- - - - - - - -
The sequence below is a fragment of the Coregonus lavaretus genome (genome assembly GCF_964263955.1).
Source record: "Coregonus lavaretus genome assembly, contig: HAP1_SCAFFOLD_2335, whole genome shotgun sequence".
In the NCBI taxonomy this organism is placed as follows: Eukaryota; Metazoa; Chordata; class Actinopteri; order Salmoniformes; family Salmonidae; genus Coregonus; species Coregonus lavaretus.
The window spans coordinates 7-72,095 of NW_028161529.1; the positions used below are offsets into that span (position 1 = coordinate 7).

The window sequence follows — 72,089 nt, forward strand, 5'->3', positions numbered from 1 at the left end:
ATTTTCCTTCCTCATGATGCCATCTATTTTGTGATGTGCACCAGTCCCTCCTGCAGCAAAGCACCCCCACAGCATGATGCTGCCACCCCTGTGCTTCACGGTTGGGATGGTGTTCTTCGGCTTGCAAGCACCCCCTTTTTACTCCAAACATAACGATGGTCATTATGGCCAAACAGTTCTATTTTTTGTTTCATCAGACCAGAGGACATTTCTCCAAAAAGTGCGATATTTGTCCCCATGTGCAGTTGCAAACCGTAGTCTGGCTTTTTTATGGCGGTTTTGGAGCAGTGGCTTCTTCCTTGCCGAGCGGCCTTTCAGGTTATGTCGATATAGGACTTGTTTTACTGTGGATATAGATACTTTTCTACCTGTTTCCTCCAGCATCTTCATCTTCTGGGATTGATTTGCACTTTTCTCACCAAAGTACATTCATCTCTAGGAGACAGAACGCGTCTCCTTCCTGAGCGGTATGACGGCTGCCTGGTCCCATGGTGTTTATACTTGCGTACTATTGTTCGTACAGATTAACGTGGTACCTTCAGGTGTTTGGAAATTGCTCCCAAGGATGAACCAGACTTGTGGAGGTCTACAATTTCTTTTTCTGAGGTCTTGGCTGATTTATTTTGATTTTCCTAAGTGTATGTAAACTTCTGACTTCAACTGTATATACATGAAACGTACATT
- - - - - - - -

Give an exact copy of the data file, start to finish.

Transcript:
The sequence below is a fragment of the Coregonus lavaretus genome (genome assembly GCF_964263955.1).
Source record: "Coregonus lavaretus genome assembly, contig: HAP1_SCAFFOLD_2335, whole genome shotgun sequence".
In the NCBI taxonomy this organism is placed as follows: Eukaryota; Metazoa; Chordata; class Actinopteri; order Salmoniformes; family Salmonidae; genus Coregonus; species Coregonus lavaretus.
The window spans coordinates 7-72,095 of NW_028161529.1; the positions used below are offsets into that span (position 1 = coordinate 7).

The window sequence follows — 72,089 nt, forward strand, 5'->3', positions numbered from 1 at the left end:
ATTTTCCTTCCTCATGATGCCATCTATTTTGTGATGTGCACCAGTCCCTCCTGCAGCAAAGCACCCCCACAGCATGATGCTGCCACCCCTGTGCTTCACGGTTGGGATGGTGTTCTTCGGCTTGCAAGCACCCCCTTTTTACTCCAAACATAACGATGGTCATTATGGCCAAACAGTTCTATTTTTTGTTTCATCAGACCAGAGGACATTTCTCCAAAAAGTGCGATATTTGTCCCCATGTGCAGTTGCAAACCGTAGTCTGGCTTTTTTATGGCGGTTTTGGAGCAGTGGCTTCTTCCTTGCCGAGCGGCCTTTCAGGTTATGTCGATATAGGACTTGTTTTACTGTGGATATAGATACTTTTCTACCTGTTTCCTCCAGCATCTTCATCTTCTGGGATTGATTTGCACTTTTCTCACCAAAGTACATTCATCTCTAGGAGACAGAACGCGTCTCCTTCCTGAGCGGTATGACGGCTGCCTGGTCCCATGGTGTTTATACTTGCGTACTATTGTTCGTACAGATTAACGTGGTACCTTCAGGTGTTTGGAAATTGCTCCCAAGGATGAACCAGACTTGTGGAGGTCTACAATTTCTTTTTCTGAGGTCTTGGCTGATTTATTTTGATTTTCCTAAGTGTATGTAAACTTCTGACTTCAACTGTATATACATGAAACGTACATT